It is sad that even when you want to come off, there is not much of a safety net out there. My husband was recently laid off and if no light duty was offered the decision to continue working would have been a hard one (family eating versus safety of pregnancy). I really wish instead of just bashing women who work on the truck, the coworkers who are opposed to it would ask for some sort of maternity policy that guarantees light duty for maternity or maybe even paid maternity leave. I am the type who usually gets the bonus for not using a lot of sick days, but all my vacation (never use a lot) and sick leave accrued barely lasted 2 1/2 months, and will probably be about the same this time around. In contrast, my city offers a pay boost to firefighters who are deployed by the military to make up for the difference in pay from the normal amount they would make here. It makes me a little sad to think that while they are doing a nice thing for them, they are neglecting to help out women that could be forced to choose between financial security and the safety of their child- the whole money argument doesn't hold water when they can still offer the military benefit.

FYI-
If you are a young lady thinking about joining a fire department, read their maternity policy first. Make sure it is realistic and will enable you to have a career without having to choose between your job and having children.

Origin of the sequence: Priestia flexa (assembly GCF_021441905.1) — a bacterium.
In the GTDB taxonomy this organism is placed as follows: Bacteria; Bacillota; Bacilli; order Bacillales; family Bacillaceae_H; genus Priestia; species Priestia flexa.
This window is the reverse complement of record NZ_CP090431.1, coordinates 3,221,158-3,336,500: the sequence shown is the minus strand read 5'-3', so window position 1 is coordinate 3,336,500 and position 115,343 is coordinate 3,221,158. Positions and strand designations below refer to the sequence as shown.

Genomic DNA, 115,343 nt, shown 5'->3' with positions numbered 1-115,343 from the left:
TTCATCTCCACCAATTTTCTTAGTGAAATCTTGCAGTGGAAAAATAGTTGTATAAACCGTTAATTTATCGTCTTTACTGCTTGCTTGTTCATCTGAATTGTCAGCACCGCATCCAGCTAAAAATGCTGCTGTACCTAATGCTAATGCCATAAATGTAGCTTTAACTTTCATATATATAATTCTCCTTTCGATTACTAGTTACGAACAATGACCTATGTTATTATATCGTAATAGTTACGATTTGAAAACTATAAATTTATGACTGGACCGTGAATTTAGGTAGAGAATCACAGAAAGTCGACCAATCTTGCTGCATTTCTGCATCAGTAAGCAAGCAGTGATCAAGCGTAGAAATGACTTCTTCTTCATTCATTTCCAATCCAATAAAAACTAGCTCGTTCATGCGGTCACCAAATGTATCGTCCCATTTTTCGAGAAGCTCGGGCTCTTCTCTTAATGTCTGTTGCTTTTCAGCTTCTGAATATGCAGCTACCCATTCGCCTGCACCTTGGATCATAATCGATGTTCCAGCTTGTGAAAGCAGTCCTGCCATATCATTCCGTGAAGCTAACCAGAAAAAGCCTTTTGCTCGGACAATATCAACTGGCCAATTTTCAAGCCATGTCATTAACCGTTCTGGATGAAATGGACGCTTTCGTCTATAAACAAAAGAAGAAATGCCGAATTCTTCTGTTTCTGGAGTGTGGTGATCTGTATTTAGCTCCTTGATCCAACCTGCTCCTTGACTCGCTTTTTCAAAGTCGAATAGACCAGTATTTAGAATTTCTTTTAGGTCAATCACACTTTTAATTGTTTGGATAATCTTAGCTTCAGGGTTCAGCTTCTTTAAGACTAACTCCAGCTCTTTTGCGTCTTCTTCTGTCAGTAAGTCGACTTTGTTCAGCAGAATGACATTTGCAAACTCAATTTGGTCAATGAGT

I know there may be women reading this who are pregnant. Every pregnancy and woman is different. I have a MTHFR mutation (actually somewhat common) that makes it hard for my body to process folic acid. It creates an enzyme that is affected by temperature- and makes me wonder if high heat is especially harmful to the embryo/fetus of women with this mutation. Shift work (24 on) already predisposes some women to miscarriages, so please err on the side of caution if there is any doubt. It is just a short season and you will soon be back on the truck before you know it. You never know if you are the woman who is more predisposed to miscarriages until you have them.
That's terrible Tracy. The only real protocol we have here is to pull you out of the station tight away. There is no decision to be made, thus making the "duty to accomodate" much easier. Is there nothing in your contract like this. Duty to accomodate is very important. If you were injured and able to do light duties, the department would have no choice but to find you a position. It would be the same for pregnancy. This is something that should be looked in to with your local's executive. Perhaps a grievance could be filed and you could end up with some back pay!! It's worth a shot!
Most of the time the ladies here end up in the Admin office, which means 8 months of boredom. The latest was able to go to the training centre, which at least means there was lots to do.
I hope things get better in your department going forward!

RSS

FireRescue Magazine

Find Members Fast


Or Name, Dept, Keyword
Invite Your Friends
Not a Member? Join Now

© 2020   Created by Firefighter Nation WebChief.   Powered by

Badges  |  Contact Firefighter Nation  |  Terms of Service